It is a universal truth that almost everyone has experienced stress in their lives. The stress beast can dig its claws into people at work, at home, in their social lives and in their relationships, or while watching headline news about the latest terrorist attack.
Despite the fact that they cope with heavy patient loads and hazards like sharps injuries, MSDs and workplace violence, nurses receive no training on stress management and burnout prevention.
That, says Elizabeth Scala MSN/MBA, RN, is leading to an “all-time high” in burnout levels in the nursing profession that is exacerbating the nursing shortage and affecting the nation’s health care.
France already has a strictly enforced 35 hour work. Now, French workers are getting even more assistance with establishing a work-life balance in the form of a new “right to disconnect” law that requires companies with 50 or more employees to grant their workers the right to not answer emails outside of regular work hours.
Sleep deprivation associated with working during regular sleeping hours, or working shifts, can be detrimental to awareness and alertness. In turn, working around heavy equipment or behind the wheel can be dangerous if you’re not sufficiently alert.
Previous academic research has found that having greater control over your job can help you manage work-related stress. But it's never suggested that it was a matter of life and death -- until now.
New research from the Indiana University Kelley School of Business finds that those in high-stress jobs with little control over their workflow die younger or are less healthy than those who have more flexibility and discretion in their jobs and are able to set their own goals as part of their employment.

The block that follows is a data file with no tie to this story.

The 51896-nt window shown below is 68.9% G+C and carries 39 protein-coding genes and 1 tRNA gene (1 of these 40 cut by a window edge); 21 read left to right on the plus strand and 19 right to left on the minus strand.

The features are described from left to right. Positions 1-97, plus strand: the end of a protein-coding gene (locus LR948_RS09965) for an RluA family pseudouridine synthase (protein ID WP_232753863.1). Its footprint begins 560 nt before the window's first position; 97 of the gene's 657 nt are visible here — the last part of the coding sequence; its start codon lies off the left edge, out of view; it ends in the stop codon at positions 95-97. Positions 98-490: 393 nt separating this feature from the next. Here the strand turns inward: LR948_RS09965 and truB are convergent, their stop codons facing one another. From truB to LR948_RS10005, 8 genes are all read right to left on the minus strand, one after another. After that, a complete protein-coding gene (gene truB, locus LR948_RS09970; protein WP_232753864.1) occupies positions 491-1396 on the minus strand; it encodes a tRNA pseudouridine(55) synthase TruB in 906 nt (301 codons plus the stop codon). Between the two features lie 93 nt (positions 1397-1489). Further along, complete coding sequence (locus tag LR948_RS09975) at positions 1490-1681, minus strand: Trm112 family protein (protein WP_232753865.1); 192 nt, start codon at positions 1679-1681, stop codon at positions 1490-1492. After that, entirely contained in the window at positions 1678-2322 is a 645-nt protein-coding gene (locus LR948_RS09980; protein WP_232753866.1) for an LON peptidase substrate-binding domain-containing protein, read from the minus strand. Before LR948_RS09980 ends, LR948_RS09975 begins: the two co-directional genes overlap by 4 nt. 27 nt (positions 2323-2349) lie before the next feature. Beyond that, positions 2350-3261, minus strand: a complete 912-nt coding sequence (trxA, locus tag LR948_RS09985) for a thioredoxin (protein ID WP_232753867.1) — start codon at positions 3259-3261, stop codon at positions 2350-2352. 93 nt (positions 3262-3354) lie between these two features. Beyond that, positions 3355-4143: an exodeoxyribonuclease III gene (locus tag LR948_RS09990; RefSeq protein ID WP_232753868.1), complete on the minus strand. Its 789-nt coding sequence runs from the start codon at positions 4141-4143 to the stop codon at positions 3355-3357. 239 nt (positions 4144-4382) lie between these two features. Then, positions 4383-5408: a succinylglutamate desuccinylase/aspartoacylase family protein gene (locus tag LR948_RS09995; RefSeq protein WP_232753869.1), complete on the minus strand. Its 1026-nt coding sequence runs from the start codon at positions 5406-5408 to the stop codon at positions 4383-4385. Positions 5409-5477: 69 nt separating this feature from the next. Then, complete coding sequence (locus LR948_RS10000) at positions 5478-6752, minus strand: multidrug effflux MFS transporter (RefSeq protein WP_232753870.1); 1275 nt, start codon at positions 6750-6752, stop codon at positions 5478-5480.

Job stress refers to the harmful physical and emotional responses that occur when the requirements of the job do not match the capabilities, resources, or needs of the worker. Job stress can lead to poor health and even injury.
The theme for today’s international event, World Day for Safety and Health at Work, “Workplace Stress: a collective challenge,” stems from a growing recognition of the impact of psychosocial risks and work-related stress among researchers, practitioners and policymakers, according to the International Labour Organization (ILO).
Nearly half of U.S. adults report they have experienced a major form of unfair treatment or discrimination, including being unfairly questioned or threatened by police, being fired or passed over for promotion or treated unfairly when receiving health care.
We all have mental health, just as we all have physical health. With stress and mental health problems hugely prevalent in workplaces, creating mentally healthy workplaces and dealing with the causes of poor mental health has never been more important.